that because you have lights and gates at a crossing, you are immune from a claim.
Now, to show you why you should be prepared, let's review a few recent verdicts.
FELA - BNRR - Engineer injured in head-on collision. Railroad
admitted liability and lets jury decide damages. Jury says it's worth $4.75 million.
FELA - SSW & SP - Engineer collided with a cut of cars on what
should have been a clear track. Suffered injury to his neck, wrist and knee.
The jury says this one is worth $2.08 million.
FELA - DRGW - Engineer suffers a disc herniation while attempting to
operate a stuck handbrake. The jury compensates him to the tune of $1.45 million.
FELA - LIRR - Section worker trips on debris while replacing crosstie
and suffers two disc herniations. He is unable to return to gainful employment.
The jury awards $3.75 million, but reduces this to $3.375 for the section worker's
XING - NS - Three die in crossing accident at dual track.
Eastbound train passes and pickup truck is struck when it pulls into the path of the
westbound train. Total verdict is $4.76 million.
TRESPASSER - NRPC - Trespasser entered a train station that had been
closed for 35years and attempted to cross the tracks. He was struck by a train and
suffered severe brain damage and resultant coma. His guardians sued and were able to
prove that the Railroad knew of frequent trespasser activity at this station and had not
taken steps to prevent this. The jury awarded $7.5 million.
FELA - BNRR - Carman claims exposure to asbestos during 38 year career
resulted in asbestosis. Claims Railroad should have taken steps to prevent this
exposure. Jury agrees and awards $3 million.
FELA - CSX - Ballast walkway collapses, causing conductor incur
traumatic hernia and cervical disc herniation. $2.5 million verdict.
FELA - N&W - Conductor suffers disc herniation while attempting to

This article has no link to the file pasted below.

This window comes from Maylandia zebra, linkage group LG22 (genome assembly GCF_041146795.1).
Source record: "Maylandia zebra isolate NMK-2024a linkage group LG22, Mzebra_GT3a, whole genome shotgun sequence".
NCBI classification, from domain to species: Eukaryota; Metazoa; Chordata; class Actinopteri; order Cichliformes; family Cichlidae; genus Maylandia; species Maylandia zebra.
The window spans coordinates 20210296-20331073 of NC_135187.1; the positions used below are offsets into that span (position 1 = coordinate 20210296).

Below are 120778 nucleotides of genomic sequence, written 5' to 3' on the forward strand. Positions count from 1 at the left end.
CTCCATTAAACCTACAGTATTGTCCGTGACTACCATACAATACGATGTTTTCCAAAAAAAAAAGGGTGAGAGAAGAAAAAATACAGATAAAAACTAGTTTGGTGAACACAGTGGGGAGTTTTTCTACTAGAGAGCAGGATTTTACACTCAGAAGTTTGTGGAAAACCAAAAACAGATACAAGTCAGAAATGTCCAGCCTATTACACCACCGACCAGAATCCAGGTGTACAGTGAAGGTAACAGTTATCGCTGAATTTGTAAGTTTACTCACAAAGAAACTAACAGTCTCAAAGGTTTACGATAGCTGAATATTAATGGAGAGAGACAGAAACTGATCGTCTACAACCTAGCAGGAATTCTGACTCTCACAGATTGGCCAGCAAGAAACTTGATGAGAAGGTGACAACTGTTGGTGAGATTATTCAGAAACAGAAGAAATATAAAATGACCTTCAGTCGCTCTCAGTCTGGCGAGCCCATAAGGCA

operate switch. Unable to return to work. Jury awards $1 million.
XING - CR - Collision at crossbuck protected crossing. Ohio man
suffers severe brain damage. Jury awards gross verdict of $3.6 million but reduces
by 35% for plaintiff's own negligence. Net award of $2.34 million.
For those of you who were not keeping track, we have just covered 10 cases which cost
our industry $32.755 million. I could have listed a dozen more cases.
I have two very interesting court decisions to share with you. The first may be
of some help in current or pending lawsuits. It concerns expert testimony.
Ask your defense counsel to take a look at Judy Zarecki v. National Railroad
Passenger Corp., U.S. District Court, Northern District of Illinois, Case No. 95 C 1075.
The plaintiff in this case worked for 12 years as an Amtrak reservations agent.
During that time, she complained several times to co-workers about the working
conditions, but made no complaints to supervision. After 9 years employment, she was
diagnosed with carpal tunnel syndrome. Three years later she sued Amtrak.
Amtrak hired an ergonomist as an expert. He examined the workplace, looking for the
risk factors associated with carpal tunnel syndrome. He found them essentially
absent and testified to that fact. Plaintiff relied on the treating physician as
their expert. He testified that it was his opinion, based on a reasonable degree of
medical certainty that plaintiff's carpal tunnel syndrome was caused by her work
duties. Amtrak moved for summary judgment, which was granted by the court. The